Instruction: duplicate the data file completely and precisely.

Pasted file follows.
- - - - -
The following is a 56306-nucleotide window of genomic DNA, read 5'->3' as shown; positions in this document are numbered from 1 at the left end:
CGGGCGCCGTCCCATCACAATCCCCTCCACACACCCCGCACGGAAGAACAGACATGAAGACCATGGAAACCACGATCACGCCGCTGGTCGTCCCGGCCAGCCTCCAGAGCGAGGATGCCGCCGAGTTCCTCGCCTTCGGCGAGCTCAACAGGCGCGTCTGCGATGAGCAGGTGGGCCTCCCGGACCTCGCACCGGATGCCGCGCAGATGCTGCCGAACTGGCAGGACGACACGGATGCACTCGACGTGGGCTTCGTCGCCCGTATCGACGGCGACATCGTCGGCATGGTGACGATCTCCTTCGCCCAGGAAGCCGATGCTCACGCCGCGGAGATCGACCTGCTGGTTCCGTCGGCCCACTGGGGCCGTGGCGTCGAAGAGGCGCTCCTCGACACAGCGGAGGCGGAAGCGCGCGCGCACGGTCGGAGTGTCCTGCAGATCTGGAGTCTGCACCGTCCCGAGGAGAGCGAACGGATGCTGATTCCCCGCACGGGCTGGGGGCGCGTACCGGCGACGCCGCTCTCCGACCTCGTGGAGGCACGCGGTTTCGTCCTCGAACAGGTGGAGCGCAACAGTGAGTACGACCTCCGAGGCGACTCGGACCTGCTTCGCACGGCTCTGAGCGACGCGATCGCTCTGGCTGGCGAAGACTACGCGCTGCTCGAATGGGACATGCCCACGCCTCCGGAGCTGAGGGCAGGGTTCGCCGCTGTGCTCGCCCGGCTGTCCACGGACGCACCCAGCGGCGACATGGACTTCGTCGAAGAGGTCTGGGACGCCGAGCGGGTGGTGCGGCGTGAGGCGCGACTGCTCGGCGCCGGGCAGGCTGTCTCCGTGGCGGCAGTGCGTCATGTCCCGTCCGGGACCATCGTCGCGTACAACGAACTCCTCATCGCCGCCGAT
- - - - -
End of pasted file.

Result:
The following is a 56306-nucleotide window of genomic DNA, read 5'->3' as shown; positions in this document are numbered from 1 at the left end:
CGGGCGCCGTCCCATCACAATCCCCTCCACACACCCCGCACGGAAGAACAGACATGAAGACCATGGAAACCACGATCACGCCGCTGGTCGTCCCGGCCAGCCTCCAGAGCGAGGATGCCGCCGAGTTCCTCGCCTTCGGCGAGCTCAACAGGCGCGTCTGCGATGAGCAGGTGGGCCTCCCGGACCTCGCACCGGATGCCGCGCAGATGCTGCCGAACTGGCAGGACGACACGGATGCACTCGACGTGGGCTTCGTCGCCCGTATCGACGGCGACATCGTCGGCATGGTGACGATCTCCTTCGCCCAGGAAGCCGATGCTCACGCCGCGGAGATCGACCTGCTGGTTCCGTCGGCCCACTGGGGCCGTGGCGTCGAAGAGGCGCTCCTCGACACAGCGGAGGCGGAAGCGCGCGCGCACGGTCGGAGTGTCCTGCAGATCTGGAGTCTGCACCGTCCCGAGGAGAGCGAACGGATGCTGATTCCCCGCACGGGCTGGGGGCGCGTACCGGCGACGCCGCTCTCCGACCTCGTGGAGGCACGCGGTTTCGTCCTCGAACAGGTGGAGCGCAACAGTGAGTACGACCTCCGAGGCGACTCGGACCTGCTTCGCACGGCTCTGAGCGACGCGATCGCTCTGGCTGGCGAAGACTACGCGCTGCTCGAATGGGACATGCCCACGCCTCCGGAGCTGAGGGCAGGGTTCGCCGCTGTGCTCGCCCGGCTGTCCACGGACGCACCCAGCGGCGACATGGACTTCGTCGAAGAGGTCTGGGACGCCGAGCGGGTGGTGCGGCGTGAGGCGCGACTGCTCGGCGCCGGGCAGGCTGTCTCCGTGGCGGCAGTGCGTCATGTCCCGTCCGGGACCATCGTCGCGTACAACGAACTCCTCATCGCCGCCGAT